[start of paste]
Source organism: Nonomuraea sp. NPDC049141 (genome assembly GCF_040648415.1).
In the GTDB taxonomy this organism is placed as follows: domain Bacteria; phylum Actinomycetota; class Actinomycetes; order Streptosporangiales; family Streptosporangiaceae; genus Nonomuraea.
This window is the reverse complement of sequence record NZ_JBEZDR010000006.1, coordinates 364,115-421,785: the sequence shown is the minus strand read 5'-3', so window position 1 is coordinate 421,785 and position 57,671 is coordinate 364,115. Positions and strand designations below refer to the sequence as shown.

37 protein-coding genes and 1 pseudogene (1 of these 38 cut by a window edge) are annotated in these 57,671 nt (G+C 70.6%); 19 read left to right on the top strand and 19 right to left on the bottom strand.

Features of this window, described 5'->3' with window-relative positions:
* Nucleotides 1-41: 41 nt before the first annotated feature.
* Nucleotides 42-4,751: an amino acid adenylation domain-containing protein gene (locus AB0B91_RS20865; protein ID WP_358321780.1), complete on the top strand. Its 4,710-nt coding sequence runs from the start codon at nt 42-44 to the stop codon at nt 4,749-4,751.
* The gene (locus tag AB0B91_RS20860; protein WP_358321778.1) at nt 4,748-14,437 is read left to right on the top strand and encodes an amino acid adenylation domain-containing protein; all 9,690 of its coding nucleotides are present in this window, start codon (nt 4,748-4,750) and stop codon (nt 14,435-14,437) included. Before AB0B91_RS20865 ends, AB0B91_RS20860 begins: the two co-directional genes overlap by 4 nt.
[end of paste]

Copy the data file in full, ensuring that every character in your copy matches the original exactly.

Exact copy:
Source organism: Nonomuraea sp. NPDC049141 (genome assembly GCF_040648415.1).
In the GTDB taxonomy this organism is placed as follows: domain Bacteria; phylum Actinomycetota; class Actinomycetes; order Streptosporangiales; family Streptosporangiaceae; genus Nonomuraea.
This window is the reverse complement of sequence record NZ_JBEZDR010000006.1, coordinates 364,115-421,785: the sequence shown is the minus strand read 5'-3', so window position 1 is coordinate 421,785 and position 57,671 is coordinate 364,115. Positions and strand designations below refer to the sequence as shown.

37 protein-coding genes and 1 pseudogene (1 of these 38 cut by a window edge) are annotated in these 57,671 nt (G+C 70.6%); 19 read left to right on the top strand and 19 right to left on the bottom strand.

Features of this window, described 5'->3' with window-relative positions:
* Nucleotides 1-41: 41 nt before the first annotated feature.
* Nucleotides 42-4,751: an amino acid adenylation domain-containing protein gene (locus AB0B91_RS20865; protein ID WP_358321780.1), complete on the top strand. Its 4,710-nt coding sequence runs from the start codon at nt 42-44 to the stop codon at nt 4,749-4,751.
* The gene (locus tag AB0B91_RS20860; protein WP_358321778.1) at nt 4,748-14,437 is read left to right on the top strand and encodes an amino acid adenylation domain-containing protein; all 9,690 of its coding nucleotides are present in this window, start codon (nt 4,748-4,750) and stop codon (nt 14,435-14,437) included. Before AB0B91_RS20865 ends, AB0B91_RS20860 begins: the two co-directional genes overlap by 4 nt.